Our Senior Research and Policy Manager, Dr Rebecca Montacute, explains the how you can help us in our campaign to help equalise access to great early years education.
Joe and Sammy have a lot in common. They’re both three years old, both have spent most of their young lives so far in varying levels of pandemic disruption, they live on the same street, and both are just starting in early years education at a local nursery this year.
But while Joe will start going to nursery for 30 hours a week, with all the opportunities to learn, play and make friends that come along with it, Sammy will not have the same experience. For Sammy, nursery will only be for 15 hours per week, and she will miss out on many of the hours of education, play and early development that Joe will experience.
What is the difference between them? Their parents’ working situations. Joe’s parents both work full time, but while Sammy has one parent in full time work, the other works part time, and does not meet the government’s working requirements for the 30 hour entitlement. Sammy’s parents can’t afford to pay for the extra hours themselves.
Joe and Sammy are fictional, but this story is being reflected in the experiences of toddlers up and down the country. Our landmark research on the 30 hour policy found that lower income families are the least likely to be able to access the 30 hour policy, with just 20% of families in the bottom third of the earnings distribution eligible for the full offer.
Some, like Sammy’s fictional parents, don’t qualify because they don’t work enough hours and/or earn enough, with many parents wanting to work more but unable to do so without childcare already in place. And others are ineligible for different reasons, for example because they’re studying or in training, rather than in work.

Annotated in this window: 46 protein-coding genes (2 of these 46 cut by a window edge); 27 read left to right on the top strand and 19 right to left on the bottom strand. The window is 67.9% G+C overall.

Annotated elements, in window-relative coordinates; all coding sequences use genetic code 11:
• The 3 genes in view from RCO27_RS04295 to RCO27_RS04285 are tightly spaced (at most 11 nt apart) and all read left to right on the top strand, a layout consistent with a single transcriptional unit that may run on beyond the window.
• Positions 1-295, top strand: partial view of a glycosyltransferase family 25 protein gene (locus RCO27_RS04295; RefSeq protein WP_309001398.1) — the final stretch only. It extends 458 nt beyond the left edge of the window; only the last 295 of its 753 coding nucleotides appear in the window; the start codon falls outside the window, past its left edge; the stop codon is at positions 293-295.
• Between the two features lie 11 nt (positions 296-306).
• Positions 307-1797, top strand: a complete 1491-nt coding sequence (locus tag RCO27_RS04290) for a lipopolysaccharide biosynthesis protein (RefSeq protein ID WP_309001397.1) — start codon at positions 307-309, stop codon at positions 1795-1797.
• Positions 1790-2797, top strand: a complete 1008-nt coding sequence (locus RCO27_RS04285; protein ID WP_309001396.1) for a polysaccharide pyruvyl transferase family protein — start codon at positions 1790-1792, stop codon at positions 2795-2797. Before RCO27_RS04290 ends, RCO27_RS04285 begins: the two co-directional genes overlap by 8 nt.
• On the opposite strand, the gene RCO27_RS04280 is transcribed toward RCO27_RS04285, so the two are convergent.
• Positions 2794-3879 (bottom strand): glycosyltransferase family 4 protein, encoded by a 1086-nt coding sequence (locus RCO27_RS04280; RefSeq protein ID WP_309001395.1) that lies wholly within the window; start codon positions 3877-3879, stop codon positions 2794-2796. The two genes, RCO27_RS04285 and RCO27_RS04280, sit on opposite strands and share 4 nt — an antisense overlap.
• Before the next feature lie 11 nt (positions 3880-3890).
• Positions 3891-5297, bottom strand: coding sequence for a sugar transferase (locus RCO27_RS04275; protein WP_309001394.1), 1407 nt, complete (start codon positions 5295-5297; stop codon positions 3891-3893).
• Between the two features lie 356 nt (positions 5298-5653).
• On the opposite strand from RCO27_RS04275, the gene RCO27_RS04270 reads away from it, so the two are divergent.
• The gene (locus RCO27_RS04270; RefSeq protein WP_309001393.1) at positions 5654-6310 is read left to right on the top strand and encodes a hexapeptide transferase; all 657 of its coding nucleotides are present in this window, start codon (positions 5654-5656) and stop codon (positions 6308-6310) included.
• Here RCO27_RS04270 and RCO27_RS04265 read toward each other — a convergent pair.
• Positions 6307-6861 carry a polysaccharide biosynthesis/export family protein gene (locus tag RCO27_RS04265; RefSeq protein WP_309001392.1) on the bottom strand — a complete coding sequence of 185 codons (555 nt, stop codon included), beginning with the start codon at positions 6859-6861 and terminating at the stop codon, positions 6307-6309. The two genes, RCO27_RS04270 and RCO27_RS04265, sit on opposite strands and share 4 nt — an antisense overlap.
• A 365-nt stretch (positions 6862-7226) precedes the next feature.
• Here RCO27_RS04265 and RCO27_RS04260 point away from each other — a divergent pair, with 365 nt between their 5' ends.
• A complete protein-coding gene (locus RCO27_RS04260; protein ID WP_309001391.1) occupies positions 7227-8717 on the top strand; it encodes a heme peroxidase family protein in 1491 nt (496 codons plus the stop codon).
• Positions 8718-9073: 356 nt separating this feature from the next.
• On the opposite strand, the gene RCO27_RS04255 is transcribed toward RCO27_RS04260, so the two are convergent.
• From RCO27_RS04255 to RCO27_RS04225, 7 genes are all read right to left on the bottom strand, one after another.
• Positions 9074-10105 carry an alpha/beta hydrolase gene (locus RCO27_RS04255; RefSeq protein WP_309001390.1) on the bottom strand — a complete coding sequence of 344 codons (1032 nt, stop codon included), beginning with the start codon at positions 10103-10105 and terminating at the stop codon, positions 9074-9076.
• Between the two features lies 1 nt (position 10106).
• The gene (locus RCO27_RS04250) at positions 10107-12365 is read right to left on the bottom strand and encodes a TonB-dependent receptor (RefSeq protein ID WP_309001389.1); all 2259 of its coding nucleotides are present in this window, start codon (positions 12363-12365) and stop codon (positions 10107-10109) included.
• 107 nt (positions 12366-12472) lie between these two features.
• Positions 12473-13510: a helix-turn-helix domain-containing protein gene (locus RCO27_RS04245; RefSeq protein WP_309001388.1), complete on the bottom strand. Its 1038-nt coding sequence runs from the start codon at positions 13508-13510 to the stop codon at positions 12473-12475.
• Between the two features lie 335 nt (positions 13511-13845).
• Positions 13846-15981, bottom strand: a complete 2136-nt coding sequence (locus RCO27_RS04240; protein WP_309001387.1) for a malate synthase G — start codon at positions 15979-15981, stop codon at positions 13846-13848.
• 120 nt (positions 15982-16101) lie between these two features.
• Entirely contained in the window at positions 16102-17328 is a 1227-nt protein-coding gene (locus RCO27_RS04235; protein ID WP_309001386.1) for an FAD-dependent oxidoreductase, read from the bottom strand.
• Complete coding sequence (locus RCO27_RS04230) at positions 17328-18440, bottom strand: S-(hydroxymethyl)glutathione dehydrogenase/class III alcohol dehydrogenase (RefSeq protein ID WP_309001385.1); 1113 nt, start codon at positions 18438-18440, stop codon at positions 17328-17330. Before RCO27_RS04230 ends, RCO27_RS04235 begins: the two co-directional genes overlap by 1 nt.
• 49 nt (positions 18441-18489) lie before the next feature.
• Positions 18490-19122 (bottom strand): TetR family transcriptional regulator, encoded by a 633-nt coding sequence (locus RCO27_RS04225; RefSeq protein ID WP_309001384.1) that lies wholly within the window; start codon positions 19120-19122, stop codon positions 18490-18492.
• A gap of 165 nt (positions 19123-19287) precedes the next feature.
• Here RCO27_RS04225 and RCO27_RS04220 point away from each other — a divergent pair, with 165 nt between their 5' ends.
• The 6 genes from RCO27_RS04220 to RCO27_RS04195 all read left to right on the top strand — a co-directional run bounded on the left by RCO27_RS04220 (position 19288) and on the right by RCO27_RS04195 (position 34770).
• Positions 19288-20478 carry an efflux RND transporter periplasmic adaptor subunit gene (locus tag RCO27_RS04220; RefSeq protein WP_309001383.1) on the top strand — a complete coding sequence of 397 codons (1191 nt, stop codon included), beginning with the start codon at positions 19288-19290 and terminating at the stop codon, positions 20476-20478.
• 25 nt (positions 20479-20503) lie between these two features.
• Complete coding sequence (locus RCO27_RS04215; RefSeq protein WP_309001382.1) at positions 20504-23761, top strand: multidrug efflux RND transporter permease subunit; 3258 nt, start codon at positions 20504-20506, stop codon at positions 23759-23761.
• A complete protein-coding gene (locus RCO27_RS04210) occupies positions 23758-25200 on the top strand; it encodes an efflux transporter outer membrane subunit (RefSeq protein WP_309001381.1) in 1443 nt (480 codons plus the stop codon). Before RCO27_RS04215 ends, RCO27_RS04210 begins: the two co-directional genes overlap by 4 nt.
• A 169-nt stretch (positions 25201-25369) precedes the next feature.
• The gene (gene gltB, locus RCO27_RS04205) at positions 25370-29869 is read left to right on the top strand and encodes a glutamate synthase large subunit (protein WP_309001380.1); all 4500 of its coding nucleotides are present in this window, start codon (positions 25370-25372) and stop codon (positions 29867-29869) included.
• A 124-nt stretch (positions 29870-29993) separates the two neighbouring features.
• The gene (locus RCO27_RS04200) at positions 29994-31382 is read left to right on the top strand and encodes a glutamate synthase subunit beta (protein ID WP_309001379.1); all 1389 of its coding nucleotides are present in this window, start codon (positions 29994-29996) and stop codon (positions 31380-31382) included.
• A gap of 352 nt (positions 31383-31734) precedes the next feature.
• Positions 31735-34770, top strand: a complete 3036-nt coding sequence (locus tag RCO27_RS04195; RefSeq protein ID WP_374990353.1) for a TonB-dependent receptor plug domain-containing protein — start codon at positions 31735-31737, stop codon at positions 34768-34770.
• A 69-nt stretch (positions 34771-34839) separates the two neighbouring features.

Nursery is about much more than just childcare, it’s about providing foundations for a lifetime of education. The attainment gap between the poorest young children and their better-off counterparts is already several months wide by the time they start at school, and our research on the 30 hour policy has found evidence that suggests it is contributing to a widening of this gap. These gaps will only grow throughout their school years.
Regardless of their parents’ working situation, we wouldn’t accept the state providing longer hours at school for wealthier families, so why are we accepting it in the early years? Priority should be in fact the other way around: providing more support for children from low income families, not less.
It’s time to fix the 30 hours policy, and give every young child an equal opportunity to play, learn and thrive. That’s why we’re calling on government to make 30 hours universal for all three and four year olds. But we need your help.
As part of our ongoing campaign, the Sutton Trust is today launching its first ever email campaign to MPs, to call for reform to the 30 hour policy. By writing to your MP in Westminster, you can make sure your representative in parliament knows about this issue, and that it matters to their constituents.
As part of our campaign, we’re also looking for parents who can’t currently access the 30 hour entitlement for their children. If you have a child who is three to four years old who isn’t eligible for the extended entitlement, get in touch and tell us about your experience.
Every child deserves an equal start in life. You can help make that happen. Please take just 5 minutes to write to your MP using our easy online tool. Together, we can make sure that every child has a fair start.
Watch our campaign video below.
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